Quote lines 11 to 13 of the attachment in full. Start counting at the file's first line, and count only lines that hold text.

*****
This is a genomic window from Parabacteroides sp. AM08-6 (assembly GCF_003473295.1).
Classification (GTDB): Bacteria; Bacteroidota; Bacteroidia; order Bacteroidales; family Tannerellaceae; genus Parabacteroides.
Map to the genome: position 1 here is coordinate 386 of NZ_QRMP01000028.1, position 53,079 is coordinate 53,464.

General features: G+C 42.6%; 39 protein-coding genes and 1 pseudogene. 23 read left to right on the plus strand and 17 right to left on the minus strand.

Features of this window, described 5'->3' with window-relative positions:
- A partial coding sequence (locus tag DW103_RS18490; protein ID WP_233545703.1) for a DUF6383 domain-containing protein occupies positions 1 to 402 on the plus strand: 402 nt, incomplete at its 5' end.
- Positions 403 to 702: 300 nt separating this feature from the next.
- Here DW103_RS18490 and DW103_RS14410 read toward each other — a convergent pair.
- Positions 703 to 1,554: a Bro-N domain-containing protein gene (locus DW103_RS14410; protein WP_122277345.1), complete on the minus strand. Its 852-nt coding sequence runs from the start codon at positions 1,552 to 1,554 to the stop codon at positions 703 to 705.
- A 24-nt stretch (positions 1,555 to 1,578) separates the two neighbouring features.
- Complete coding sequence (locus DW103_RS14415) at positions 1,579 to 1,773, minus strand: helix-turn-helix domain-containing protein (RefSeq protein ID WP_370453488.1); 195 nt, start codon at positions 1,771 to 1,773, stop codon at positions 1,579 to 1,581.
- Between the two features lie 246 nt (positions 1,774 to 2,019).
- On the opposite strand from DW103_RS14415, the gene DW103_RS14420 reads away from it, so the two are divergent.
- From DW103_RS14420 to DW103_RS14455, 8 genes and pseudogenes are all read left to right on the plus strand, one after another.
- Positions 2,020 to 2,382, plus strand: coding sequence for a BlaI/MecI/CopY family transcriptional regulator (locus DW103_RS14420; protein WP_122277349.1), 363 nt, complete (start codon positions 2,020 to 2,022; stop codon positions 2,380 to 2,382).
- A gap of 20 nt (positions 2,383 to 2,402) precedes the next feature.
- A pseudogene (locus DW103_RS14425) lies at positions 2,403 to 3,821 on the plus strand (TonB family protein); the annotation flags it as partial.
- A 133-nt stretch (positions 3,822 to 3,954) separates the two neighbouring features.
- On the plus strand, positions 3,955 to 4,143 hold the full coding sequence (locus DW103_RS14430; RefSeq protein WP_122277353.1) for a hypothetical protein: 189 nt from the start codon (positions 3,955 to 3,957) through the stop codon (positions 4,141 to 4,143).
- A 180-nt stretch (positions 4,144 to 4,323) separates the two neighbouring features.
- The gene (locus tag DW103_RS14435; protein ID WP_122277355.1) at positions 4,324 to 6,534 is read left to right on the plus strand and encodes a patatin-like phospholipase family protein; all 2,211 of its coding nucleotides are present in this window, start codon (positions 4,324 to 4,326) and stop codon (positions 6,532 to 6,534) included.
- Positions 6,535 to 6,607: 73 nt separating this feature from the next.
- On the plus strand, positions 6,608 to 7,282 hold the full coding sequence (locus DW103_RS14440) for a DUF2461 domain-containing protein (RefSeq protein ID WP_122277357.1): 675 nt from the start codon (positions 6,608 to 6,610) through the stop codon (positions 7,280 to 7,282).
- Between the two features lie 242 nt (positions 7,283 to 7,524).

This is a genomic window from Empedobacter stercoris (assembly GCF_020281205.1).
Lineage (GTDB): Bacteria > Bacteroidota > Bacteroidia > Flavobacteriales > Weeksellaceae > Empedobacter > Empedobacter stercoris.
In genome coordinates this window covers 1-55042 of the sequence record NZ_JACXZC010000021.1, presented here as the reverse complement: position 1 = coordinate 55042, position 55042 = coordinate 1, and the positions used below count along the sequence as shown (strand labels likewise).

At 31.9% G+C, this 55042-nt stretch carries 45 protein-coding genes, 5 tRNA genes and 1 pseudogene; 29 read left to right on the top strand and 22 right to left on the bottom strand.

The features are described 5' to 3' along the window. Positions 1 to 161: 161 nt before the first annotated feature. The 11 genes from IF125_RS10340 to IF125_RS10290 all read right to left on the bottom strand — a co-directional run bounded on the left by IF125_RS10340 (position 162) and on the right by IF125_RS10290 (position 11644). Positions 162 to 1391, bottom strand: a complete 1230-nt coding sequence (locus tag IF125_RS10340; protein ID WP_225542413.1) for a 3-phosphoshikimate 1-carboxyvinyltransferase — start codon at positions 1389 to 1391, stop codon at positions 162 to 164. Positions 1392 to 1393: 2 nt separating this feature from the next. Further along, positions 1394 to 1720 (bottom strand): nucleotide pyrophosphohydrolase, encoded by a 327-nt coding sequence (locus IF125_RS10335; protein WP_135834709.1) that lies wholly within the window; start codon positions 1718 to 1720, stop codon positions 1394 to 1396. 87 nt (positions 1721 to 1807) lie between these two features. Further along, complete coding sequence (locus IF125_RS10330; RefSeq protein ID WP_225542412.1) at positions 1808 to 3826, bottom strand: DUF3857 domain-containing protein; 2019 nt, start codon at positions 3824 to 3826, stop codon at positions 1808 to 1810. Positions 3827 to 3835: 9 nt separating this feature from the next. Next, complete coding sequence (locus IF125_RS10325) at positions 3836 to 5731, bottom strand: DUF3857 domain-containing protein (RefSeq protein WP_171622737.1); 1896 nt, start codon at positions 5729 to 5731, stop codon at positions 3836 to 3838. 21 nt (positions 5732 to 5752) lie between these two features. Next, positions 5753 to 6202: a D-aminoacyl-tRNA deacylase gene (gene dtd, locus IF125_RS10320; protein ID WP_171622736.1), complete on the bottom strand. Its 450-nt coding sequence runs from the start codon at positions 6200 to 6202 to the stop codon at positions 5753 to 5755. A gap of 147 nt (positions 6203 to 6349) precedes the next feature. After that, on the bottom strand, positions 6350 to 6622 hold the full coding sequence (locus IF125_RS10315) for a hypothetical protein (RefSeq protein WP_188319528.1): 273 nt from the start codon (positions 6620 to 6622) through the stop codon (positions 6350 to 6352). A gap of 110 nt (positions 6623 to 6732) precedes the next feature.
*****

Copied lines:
- Complete coding sequence (locus DW103_RS14415) at positions 1,579 to 1,773, minus strand: helix-turn-helix domain-containing protein (RefSeq protein ID WP_370453488.1); 195 nt, start codon at positions 1,771 to 1,773, stop codon at positions 1,579 to 1,581.
- Between the two features lie 246 nt (positions 1,774 to 2,019).
- On the opposite strand from DW103_RS14415, the gene DW103_RS14420 reads away from it, so the two are divergent.